Now is the time to review and update telework policies. With increasing COVID-19 cases and uncertainty about how schools will operate this fall, work-from-home arrangements and requests are in the foreseeable future. Having a detailed, well-thought-out telecommuting policy or arrangement can go a long way toward setting expectations and mitigating potential risks. Key considerations include the following:
It is critically important for employers to distinguish between telework arrangements being offered as a matter of standing internal policy versus a temporary measure in response to a government mandate caused by the pandemic versus an arrangement being offered as a reasonable accommodation under the Americans with Disabilities Act (ADA) or state disability law. If a telecommuting policy is in direct response to COVID-19, it should say so. The policy should begin by stating that it is a temporary change made to comply with social distancing and other federal and state health guidance. This helps ensure that employees do not have an expectation that this policy will be in place forever, and that the company can change or alter the policy at their discretion. The policy should clearly state that telecommuting is not an entitlement and does not change any terms of employment, including the at-will nature of employment.
2. Who is Eligible?
It’s important to state that telecommuting may be appropriate for some roles, but not others. The reality is that some people cannot perform the essential functions of their job remotely. Employers should make an objective determination of which positions can be performed remotely based on job category and function to avoid inconsistencies that could lead to claims of discrimination. Similarly, there should be a defined approval process to ensure uniformity and compliance with legal protections.
The policy should outline the requirements for working remotely including the following:
- Set the work schedule. Remember that non-exempt employees are still required to comply with meal periods, rest breaks, and all applicable wage and hour laws, including overtime policies.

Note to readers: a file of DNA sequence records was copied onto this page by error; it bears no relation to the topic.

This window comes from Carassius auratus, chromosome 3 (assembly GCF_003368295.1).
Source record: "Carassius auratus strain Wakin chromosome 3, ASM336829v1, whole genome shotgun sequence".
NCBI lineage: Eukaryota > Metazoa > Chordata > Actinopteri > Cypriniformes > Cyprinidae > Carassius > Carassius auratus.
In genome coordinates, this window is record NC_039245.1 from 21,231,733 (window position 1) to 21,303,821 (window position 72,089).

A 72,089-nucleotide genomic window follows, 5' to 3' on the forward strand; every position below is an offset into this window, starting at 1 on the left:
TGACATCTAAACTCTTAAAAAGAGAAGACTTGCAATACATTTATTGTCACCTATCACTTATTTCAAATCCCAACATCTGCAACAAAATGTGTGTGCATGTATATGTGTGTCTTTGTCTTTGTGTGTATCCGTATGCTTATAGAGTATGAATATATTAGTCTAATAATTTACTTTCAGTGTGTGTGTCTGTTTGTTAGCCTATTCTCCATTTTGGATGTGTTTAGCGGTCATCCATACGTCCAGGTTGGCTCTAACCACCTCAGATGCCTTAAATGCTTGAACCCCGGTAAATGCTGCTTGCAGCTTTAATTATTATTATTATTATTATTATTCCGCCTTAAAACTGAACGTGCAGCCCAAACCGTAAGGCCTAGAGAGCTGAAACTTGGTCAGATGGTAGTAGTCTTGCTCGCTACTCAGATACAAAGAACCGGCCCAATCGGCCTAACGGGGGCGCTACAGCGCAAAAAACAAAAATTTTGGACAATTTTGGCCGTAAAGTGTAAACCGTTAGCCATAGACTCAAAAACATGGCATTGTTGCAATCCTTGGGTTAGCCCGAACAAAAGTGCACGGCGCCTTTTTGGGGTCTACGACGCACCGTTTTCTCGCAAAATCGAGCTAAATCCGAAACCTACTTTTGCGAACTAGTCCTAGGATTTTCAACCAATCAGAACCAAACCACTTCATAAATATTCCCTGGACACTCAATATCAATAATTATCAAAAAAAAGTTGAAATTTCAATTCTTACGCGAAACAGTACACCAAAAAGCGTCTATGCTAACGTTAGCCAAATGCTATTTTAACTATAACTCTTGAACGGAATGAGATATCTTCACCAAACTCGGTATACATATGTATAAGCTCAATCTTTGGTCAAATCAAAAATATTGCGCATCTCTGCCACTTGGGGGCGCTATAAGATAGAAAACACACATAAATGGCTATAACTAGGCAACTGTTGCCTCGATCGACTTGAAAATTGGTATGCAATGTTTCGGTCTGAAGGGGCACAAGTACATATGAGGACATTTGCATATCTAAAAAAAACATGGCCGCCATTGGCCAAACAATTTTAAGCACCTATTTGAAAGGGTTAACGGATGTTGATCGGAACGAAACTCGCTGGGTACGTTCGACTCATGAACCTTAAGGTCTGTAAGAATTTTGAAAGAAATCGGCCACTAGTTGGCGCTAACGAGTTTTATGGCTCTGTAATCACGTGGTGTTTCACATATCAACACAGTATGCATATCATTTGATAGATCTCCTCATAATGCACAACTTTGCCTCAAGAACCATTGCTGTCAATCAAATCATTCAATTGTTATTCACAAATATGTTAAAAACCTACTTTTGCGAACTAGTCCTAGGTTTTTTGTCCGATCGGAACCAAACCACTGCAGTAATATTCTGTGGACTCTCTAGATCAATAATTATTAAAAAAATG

- Explain how employees will be supervised and evaluated while working from home.
- Define how productivity will be measured.
- State which job responsibilities and duties remain in place while working remotely, and clearly state any that do not.
- Include clear expectations to maintain the same security and confidentiality standards that apply in the office.
- Address how employees are expected to balance caregiving responsibilities while working at home.
Workers’ compensation laws still apply while employees are working from home. Accordingly, employees should be required to have a safe and suitable space prior to beginning remote work. This space should be defined, and employees should be required to maintain the space in a safe condition. The policy should specify that liability is limited to injuries resulting directly from work and injuries that occur in the designated workspace during scheduled work hours.
5. Signed Agreements & Acknowledgments
In addition to a detailed written policy, employers should consider having employees sign individual telework agreements, especially if arrangements differ amongst employees. At minimum, any employee who is working remotely should review, acknowledge, and sign the written policy.
For more information on preparing telework policies and agreements, contact Amy Angel at 503-276-2195 or email@example.com.
NOW, NEXT, & BEYOND: Barran Liebman’s E-Alert series covering the COVID-19 pandemic, helping employers identify what they need to do now, next, and beyond to stay in compliance, be responsive to employees, and best position their business for the future.
Electronic Alerts are written by Barran Liebman attorneys for their clients and friends. Alerts are not intended as legal advice, but as employment law, labor law, and employee benefits announcements. If this has been forwarded to you, and you would like to begin receiving Electronic Alerts directly, please email or call Traci Ray at 503-276-2115. Copyright ©2020 by Barran Liebman LLP.
Las Alertas electrónicas son escritas por abogados de Barran Liebman para sus clientes y amigos. Las Alertas no son proveídas como asesoramiento legal, sino solo como anuncios de leyes de empleo, leyes laborales y beneficios de empleo. Si esto ha sido remetido a usted y quisieras empezar a recibir las Alertas directamente, por favor mándanos un correo electrónico o llama a Traci Ray al 503-276-2115. Derechos de autor ©2020 por Barran Liebman LLP.